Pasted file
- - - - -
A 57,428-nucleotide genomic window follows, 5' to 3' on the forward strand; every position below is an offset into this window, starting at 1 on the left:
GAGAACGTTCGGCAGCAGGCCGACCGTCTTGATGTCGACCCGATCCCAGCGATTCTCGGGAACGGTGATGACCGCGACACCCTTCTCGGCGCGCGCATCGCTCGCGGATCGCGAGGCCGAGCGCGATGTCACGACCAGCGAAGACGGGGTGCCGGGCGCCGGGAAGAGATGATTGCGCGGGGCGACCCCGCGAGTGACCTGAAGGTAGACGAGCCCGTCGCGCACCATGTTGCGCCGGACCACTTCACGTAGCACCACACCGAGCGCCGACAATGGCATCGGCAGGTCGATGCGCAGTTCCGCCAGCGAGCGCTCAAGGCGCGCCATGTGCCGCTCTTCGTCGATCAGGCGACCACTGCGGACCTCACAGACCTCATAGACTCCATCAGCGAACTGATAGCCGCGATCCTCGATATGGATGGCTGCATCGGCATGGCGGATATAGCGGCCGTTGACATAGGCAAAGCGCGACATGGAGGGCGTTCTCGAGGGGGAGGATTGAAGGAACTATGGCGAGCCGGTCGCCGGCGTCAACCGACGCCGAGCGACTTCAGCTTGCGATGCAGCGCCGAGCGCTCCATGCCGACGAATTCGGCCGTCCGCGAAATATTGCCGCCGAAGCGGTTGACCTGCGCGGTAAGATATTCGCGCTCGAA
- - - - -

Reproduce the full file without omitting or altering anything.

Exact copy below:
A 57,428-nucleotide genomic window follows, 5' to 3' on the forward strand; every position below is an offset into this window, starting at 1 on the left:
GAGAACGTTCGGCAGCAGGCCGACCGTCTTGATGTCGACCCGATCCCAGCGATTCTCGGGAACGGTGATGACCGCGACACCCTTCTCGGCGCGCGCATCGCTCGCGGATCGCGAGGCCGAGCGCGATGTCACGACCAGCGAAGACGGGGTGCCGGGCGCCGGGAAGAGATGATTGCGCGGGGCGACCCCGCGAGTGACCTGAAGGTAGACGAGCCCGTCGCGCACCATGTTGCGCCGGACCACTTCACGTAGCACCACACCGAGCGCCGACAATGGCATCGGCAGGTCGATGCGCAGTTCCGCCAGCGAGCGCTCAAGGCGCGCCATGTGCCGCTCTTCGTCGATCAGGCGACCACTGCGGACCTCACAGACCTCATAGACTCCATCAGCGAACTGATAGCCGCGATCCTCGATATGGATGGCTGCATCGGCATGGCGGATATAGCGGCCGTTGACATAGGCAAAGCGCGACATGGAGGGCGTTCTCGAGGGGGAGGATTGAAGGAACTATGGCGAGCCGGTCGCCGGCGTCAACCGACGCCGAGCGACTTCAGCTTGCGATGCAGCGCCGAGCGCTCCATGCCGACGAATTCGGCCGTCCGCGAAATATTGCCGCCGAAGCGGTTGACCTGCGCGGTAAGATATTCGCGCTCGAA